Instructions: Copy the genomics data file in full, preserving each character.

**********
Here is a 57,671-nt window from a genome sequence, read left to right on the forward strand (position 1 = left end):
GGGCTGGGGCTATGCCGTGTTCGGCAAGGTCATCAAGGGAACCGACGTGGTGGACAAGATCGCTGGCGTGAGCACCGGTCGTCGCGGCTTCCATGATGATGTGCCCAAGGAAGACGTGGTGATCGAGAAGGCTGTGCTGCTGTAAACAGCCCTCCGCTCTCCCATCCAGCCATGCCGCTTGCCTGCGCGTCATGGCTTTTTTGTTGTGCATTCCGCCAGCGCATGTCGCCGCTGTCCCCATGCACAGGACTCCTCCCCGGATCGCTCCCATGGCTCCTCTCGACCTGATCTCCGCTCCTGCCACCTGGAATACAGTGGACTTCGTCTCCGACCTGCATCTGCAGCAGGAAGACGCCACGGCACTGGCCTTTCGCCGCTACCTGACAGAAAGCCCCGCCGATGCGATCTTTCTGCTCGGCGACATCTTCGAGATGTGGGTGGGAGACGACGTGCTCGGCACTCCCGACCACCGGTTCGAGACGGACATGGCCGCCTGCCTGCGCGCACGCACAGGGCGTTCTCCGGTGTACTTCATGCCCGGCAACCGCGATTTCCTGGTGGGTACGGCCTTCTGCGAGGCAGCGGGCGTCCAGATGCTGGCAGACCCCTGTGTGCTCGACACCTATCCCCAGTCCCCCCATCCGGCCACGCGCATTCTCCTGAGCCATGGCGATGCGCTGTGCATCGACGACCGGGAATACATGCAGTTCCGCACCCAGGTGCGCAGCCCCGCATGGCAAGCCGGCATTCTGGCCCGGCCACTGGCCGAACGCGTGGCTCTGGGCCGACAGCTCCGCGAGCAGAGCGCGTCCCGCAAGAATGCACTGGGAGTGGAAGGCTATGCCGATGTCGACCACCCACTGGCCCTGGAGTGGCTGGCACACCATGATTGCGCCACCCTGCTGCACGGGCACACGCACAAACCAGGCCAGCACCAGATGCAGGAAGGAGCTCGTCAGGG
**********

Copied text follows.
Here is a 57,671-nt window from a genome sequence, read left to right on the forward strand (position 1 = left end):
GGGCTGGGGCTATGCCGTGTTCGGCAAGGTCATCAAGGGAACCGACGTGGTGGACAAGATCGCTGGCGTGAGCACCGGTCGTCGCGGCTTCCATGATGATGTGCCCAAGGAAGACGTGGTGATCGAGAAGGCTGTGCTGCTGTAAACAGCCCTCCGCTCTCCCATCCAGCCATGCCGCTTGCCTGCGCGTCATGGCTTTTTTGTTGTGCATTCCGCCAGCGCATGTCGCCGCTGTCCCCATGCACAGGACTCCTCCCCGGATCGCTCCCATGGCTCCTCTCGACCTGATCTCCGCTCCTGCCACCTGGAATACAGTGGACTTCGTCTCCGACCTGCATCTGCAGCAGGAAGACGCCACGGCACTGGCCTTTCGCCGCTACCTGACAGAAAGCCCCGCCGATGCGATCTTTCTGCTCGGCGACATCTTCGAGATGTGGGTGGGAGACGACGTGCTCGGCACTCCCGACCACCGGTTCGAGACGGACATGGCCGCCTGCCTGCGCGCACGCACAGGGCGTTCTCCGGTGTACTTCATGCCCGGCAACCGCGATTTCCTGGTGGGTACGGCCTTCTGCGAGGCAGCGGGCGTCCAGATGCTGGCAGACCCCTGTGTGCTCGACACCTATCCCCAGTCCCCCCATCCGGCCACGCGCATTCTCCTGAGCCATGGCGATGCGCTGTGCATCGACGACCGGGAATACATGCAGTTCCGCACCCAGGTGCGCAGCCCCGCATGGCAAGCCGGCATTCTGGCCCGGCCACTGGCCGAACGCGTGGCTCTGGGCCGACAGCTCCGCGAGCAGAGCGCGTCCCGCAAGAATGCACTGGGAGTGGAAGGCTATGCCGATGTCGACCACCCACTGGCCCTGGAGTGGCTGGCACACCATGATTGCGCCACCCTGCTGCACGGGCACACGCACAAACCAGGCCAGCACCAGATGCAGGAAGGAGCTCGTCAGGG